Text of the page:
I went crazy over this wine when I tasted the newly released 2016 in May in Monforte d’Alba. The wine seems absolutely typical of Timorasso, one of the more interesting and serious of the zillion Italian grapes you may not have heard of, or heard of until recently. If you told me that the 720 SLM was from Timorasso’s classic home in the Colli Tortonesi (about 100km east of Barolo) I’d believe it. The best Colli Tortonesi wines are fairly rich and full-bodied but remain elegant if the alcohol levels are in check. That’s a challenging if, and it certainly helps Principiano that his Timorasso vines are at 720 meters above sea level, or 2-3 times higher than Colli Tortonesi vineyards. There are some wines from there that I really like, even love (Oltretorrente, Ricci), but I have yet to taste anything this good.
Number One Fact: 12% alcohol! And obviously fully-ripe fruit, and very obviously pure and not manipulated. The wine is on the savory side aromatically, and the same saline and stony structure combined with nuts, hay, herbs, peach and pear, all carry through on the palate. It starts as tart and crisp and then grows and expands and is unusually complex, long and intense – rich and full, but just when most wines of this type would deliver heat, it’s ethereal and effortless, entirely refreshing and fascinating. There’s tons of material in balance – it reminds me a bit of good Chenin Blanc in profile, but very Italian with its almond-skin, delicately bitter tang on the finish. Made in stainless with indigenous yeasts, no clarification or filtration, and it goes through malolactic. A serious wine, seriously delicious; 2000 bottles made, of which we have reserved a greedy portion.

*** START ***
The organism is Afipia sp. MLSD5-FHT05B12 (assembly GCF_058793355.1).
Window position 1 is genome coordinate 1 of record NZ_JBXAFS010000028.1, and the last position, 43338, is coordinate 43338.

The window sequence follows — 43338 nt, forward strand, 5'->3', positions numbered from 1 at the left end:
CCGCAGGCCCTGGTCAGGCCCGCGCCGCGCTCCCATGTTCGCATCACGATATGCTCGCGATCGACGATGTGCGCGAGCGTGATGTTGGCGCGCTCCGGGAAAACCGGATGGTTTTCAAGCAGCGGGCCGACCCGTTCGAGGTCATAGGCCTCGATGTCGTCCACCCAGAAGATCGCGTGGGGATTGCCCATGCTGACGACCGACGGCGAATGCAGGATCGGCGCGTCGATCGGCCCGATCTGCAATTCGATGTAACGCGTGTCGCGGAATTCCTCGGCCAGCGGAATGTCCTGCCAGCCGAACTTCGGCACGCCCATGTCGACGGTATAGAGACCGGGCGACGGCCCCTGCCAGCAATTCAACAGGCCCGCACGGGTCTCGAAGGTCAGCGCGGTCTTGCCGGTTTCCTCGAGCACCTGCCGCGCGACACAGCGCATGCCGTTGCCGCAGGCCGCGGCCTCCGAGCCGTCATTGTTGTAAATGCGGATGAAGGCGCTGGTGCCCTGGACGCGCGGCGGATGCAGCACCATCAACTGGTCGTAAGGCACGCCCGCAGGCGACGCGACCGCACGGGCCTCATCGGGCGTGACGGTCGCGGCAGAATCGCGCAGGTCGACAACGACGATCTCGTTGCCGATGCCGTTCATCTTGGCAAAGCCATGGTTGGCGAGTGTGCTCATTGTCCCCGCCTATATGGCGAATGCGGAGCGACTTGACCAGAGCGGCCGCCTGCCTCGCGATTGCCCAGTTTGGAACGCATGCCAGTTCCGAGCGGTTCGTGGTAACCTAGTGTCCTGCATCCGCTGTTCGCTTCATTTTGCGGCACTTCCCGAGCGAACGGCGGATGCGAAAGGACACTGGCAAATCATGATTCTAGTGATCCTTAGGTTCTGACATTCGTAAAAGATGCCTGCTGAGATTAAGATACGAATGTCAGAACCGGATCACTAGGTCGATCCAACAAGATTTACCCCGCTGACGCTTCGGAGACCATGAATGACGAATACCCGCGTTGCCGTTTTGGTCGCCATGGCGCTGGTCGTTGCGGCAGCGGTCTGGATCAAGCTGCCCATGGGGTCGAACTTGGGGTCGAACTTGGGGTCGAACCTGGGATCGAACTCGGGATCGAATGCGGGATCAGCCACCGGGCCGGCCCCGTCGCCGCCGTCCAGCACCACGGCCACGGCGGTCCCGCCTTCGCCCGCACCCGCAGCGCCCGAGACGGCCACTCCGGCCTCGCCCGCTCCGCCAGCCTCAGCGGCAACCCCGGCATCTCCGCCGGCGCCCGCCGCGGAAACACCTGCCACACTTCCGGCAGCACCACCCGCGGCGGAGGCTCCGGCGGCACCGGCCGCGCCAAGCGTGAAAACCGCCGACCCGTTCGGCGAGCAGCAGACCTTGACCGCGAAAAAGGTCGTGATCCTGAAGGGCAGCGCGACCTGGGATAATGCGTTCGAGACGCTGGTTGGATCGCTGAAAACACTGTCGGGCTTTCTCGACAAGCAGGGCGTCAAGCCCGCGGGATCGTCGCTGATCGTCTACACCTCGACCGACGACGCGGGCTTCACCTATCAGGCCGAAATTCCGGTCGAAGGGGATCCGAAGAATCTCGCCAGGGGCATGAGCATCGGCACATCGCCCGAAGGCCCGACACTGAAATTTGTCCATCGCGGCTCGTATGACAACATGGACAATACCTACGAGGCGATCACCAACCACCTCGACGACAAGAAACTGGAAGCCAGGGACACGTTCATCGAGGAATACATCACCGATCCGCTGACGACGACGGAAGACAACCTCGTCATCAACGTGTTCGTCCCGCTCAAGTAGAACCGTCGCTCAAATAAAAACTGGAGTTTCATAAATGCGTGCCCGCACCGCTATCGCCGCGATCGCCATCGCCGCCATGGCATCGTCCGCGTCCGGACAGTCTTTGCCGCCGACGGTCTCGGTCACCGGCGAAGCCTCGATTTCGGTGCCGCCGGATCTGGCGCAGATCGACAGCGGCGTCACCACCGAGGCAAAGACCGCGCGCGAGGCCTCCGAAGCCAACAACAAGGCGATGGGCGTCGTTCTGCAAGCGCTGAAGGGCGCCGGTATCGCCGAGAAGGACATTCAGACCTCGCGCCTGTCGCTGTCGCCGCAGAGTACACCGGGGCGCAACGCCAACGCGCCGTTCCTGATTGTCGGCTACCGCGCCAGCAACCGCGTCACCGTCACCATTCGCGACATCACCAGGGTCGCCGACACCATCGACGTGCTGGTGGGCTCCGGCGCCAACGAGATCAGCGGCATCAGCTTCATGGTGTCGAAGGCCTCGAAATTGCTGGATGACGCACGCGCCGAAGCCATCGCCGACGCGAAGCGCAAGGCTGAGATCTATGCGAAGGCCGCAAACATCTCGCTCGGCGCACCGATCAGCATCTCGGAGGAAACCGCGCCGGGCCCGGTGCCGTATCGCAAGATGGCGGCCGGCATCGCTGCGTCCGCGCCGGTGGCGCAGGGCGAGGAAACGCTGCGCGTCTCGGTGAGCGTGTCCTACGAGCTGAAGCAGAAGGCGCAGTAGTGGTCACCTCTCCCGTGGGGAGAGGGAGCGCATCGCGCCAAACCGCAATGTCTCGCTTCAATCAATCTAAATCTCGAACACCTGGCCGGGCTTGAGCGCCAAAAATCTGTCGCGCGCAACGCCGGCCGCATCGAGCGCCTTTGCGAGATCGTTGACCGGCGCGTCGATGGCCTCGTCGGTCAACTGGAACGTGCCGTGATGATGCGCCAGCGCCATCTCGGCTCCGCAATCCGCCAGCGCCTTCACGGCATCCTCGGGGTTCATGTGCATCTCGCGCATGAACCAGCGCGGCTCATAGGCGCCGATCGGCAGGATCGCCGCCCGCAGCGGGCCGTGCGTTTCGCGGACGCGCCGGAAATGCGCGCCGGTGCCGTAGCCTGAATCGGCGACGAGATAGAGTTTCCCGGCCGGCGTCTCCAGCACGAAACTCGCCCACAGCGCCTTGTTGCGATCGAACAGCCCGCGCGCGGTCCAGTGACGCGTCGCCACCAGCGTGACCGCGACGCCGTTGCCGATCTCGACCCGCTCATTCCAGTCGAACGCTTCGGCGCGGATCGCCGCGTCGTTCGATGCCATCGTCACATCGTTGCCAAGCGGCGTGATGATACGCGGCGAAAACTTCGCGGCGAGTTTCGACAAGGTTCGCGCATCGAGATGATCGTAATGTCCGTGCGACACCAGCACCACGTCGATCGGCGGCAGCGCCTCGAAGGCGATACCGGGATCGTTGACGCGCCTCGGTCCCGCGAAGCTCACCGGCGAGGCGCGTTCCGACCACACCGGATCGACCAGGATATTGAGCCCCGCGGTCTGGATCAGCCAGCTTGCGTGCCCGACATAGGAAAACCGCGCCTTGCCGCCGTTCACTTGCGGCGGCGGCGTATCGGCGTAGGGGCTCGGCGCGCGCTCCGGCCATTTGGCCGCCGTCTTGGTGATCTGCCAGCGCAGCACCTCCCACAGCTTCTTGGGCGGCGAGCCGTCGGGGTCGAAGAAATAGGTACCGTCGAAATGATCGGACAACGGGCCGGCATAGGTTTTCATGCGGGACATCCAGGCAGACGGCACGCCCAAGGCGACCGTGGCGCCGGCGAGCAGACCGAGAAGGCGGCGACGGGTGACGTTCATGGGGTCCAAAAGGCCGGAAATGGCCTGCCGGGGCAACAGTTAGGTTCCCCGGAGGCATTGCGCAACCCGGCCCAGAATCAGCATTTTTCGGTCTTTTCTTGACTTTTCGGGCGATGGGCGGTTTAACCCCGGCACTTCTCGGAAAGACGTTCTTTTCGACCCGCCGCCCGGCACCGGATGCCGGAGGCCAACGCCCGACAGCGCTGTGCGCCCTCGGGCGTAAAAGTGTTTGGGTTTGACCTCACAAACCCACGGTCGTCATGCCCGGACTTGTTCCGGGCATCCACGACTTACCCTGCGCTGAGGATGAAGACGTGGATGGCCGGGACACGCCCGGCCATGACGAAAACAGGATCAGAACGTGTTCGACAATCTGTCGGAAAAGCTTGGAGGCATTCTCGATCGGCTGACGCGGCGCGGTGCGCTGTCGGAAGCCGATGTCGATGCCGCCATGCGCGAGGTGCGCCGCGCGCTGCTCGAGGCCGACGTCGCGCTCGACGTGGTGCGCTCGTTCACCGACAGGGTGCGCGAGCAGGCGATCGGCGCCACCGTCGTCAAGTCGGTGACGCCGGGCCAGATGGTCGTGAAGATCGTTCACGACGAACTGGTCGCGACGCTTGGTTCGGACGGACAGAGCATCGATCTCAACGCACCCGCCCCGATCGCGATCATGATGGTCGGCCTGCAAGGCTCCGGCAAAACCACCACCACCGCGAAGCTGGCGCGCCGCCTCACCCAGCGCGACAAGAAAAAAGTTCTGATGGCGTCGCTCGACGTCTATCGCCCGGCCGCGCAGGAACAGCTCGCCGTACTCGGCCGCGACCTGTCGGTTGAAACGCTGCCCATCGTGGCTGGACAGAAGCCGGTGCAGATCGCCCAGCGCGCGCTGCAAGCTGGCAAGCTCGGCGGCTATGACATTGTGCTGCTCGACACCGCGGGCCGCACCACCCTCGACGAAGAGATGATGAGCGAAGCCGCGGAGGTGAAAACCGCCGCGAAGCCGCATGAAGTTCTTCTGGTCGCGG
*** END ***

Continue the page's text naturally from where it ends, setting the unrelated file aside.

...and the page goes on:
Speaking of greedy: Since spending the month of May in Italy with no-holds-barred at the table, we’ve been having an all-vegetable summer – vegan actually. As the cook in the family I think I’d find it pretty difficult to sustain in the cold months, but I’ve been shopping at the Union Square greenmarket 2-3 times a week and the choice and quality is amazing. Above you can see last night’s dinner (a rare pasta indulgence): grilled eggplant, chopped tomato and cherry tomatoes, garlic, fresh red chili, basil, and mint. Normally I’d Norma-ize it with mozzarella, or at least some ricotta salata, and certainly parmigiano, but it was very satisfying without, and quite perfect with the Timorasso, amplifying the herbal side of the dish and the nutty side of the wine. Jamie Wolff